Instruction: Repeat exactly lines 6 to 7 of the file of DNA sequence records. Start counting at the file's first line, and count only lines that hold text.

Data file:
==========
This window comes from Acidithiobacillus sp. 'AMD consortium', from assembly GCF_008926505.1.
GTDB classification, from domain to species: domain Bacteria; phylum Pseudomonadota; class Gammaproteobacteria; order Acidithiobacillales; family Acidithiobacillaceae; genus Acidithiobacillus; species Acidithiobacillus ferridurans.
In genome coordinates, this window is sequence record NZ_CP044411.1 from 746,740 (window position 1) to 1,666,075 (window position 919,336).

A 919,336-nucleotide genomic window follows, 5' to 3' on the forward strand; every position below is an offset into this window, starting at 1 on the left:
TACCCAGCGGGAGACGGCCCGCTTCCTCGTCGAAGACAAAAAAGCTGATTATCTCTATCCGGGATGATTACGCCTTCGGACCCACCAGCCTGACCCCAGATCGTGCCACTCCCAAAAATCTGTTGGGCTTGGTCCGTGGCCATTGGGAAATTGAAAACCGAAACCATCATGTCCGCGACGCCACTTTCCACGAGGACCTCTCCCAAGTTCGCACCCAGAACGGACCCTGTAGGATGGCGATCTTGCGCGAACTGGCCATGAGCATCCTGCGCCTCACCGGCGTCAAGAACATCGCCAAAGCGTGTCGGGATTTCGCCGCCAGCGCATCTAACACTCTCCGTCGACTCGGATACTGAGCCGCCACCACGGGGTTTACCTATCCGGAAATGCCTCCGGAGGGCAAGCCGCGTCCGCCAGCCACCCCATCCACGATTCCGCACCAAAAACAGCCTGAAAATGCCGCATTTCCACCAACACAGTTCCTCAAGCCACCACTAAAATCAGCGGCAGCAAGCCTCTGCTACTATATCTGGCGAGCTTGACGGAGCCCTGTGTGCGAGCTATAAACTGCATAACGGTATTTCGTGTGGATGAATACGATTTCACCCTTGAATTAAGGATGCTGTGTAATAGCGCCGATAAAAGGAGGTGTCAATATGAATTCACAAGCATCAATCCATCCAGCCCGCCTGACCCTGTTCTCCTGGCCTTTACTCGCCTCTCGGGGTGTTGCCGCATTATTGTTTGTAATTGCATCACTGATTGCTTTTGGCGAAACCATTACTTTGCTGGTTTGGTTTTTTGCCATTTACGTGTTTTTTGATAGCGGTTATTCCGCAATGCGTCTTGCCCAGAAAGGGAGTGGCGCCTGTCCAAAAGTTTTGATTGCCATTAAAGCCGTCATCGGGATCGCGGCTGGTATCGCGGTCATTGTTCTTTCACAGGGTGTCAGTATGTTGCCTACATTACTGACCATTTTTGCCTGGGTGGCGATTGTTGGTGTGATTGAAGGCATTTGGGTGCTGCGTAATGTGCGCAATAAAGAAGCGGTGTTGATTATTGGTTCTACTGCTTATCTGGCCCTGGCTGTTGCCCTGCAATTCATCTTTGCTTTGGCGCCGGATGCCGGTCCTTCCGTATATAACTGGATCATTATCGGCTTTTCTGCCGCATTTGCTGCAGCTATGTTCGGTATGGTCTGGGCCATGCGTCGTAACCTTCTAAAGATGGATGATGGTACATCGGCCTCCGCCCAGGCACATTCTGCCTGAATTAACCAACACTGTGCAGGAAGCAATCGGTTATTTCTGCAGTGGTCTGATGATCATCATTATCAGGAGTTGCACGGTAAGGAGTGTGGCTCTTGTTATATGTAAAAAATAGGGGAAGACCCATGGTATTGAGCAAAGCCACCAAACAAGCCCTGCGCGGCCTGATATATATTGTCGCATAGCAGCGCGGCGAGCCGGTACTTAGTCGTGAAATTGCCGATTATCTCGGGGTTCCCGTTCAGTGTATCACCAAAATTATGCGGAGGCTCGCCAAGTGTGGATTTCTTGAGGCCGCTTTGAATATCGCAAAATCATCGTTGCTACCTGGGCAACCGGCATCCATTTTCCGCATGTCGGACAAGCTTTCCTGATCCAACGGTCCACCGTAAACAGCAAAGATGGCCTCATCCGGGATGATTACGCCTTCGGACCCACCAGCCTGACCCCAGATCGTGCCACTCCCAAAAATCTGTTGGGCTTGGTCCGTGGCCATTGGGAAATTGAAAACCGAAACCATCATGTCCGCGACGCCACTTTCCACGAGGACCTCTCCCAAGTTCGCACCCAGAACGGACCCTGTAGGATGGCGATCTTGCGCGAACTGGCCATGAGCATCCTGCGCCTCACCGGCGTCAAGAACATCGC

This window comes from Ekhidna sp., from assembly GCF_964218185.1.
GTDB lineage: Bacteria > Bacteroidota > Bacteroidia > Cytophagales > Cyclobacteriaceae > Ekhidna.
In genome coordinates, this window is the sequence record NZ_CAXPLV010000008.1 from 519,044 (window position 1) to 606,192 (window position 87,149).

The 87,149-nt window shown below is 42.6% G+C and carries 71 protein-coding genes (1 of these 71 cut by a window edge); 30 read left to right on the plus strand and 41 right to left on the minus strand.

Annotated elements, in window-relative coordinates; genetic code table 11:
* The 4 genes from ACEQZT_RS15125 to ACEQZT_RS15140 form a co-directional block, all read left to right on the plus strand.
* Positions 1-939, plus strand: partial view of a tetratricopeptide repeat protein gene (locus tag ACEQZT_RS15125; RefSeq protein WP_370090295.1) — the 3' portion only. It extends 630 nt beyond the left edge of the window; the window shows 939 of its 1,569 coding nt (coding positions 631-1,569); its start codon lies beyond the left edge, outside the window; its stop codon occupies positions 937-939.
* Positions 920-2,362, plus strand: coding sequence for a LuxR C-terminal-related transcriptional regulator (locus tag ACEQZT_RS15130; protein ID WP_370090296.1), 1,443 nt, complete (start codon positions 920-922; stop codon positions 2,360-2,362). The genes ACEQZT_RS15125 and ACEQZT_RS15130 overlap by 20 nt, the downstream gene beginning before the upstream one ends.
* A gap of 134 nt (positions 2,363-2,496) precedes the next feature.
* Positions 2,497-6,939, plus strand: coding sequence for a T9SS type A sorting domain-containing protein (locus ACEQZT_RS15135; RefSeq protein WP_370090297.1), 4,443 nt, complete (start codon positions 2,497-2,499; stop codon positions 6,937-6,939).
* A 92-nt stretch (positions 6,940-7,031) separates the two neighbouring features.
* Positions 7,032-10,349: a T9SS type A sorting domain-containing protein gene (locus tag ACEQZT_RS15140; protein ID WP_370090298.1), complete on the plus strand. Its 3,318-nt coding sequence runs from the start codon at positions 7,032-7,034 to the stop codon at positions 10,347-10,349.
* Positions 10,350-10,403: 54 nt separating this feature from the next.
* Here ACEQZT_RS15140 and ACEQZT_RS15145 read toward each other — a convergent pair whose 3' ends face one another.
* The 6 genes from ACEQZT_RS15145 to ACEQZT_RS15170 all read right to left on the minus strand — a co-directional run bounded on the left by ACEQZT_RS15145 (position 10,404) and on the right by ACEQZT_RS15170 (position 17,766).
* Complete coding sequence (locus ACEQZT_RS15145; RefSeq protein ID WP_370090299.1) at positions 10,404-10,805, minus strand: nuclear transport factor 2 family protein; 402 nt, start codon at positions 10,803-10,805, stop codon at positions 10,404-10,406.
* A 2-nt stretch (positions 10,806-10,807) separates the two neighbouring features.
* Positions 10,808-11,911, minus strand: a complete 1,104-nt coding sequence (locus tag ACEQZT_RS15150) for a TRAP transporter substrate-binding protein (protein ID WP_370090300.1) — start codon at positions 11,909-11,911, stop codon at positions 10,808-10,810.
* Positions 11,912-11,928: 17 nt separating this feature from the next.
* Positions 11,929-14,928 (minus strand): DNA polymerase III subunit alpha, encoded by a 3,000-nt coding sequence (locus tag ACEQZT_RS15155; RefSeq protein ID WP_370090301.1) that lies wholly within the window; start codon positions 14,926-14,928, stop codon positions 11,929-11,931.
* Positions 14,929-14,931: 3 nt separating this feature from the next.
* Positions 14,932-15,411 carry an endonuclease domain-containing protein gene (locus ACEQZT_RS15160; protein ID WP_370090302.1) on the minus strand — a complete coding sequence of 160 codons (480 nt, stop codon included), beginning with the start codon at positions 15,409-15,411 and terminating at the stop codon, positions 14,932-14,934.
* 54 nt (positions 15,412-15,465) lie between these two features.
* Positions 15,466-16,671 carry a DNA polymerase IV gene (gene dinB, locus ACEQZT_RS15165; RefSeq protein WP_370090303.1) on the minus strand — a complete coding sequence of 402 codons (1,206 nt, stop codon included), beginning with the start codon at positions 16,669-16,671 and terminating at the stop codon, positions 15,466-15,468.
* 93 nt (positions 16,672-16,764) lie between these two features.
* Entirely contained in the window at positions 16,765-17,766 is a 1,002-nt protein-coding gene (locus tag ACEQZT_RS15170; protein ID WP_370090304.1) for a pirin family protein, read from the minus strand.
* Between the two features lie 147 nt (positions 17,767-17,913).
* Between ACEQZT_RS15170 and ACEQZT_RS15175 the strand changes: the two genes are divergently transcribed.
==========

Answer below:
This window comes from Ekhidna sp., from assembly GCF_964218185.1.
GTDB lineage: Bacteria > Bacteroidota > Bacteroidia > Cytophagales > Cyclobacteriaceae > Ekhidna.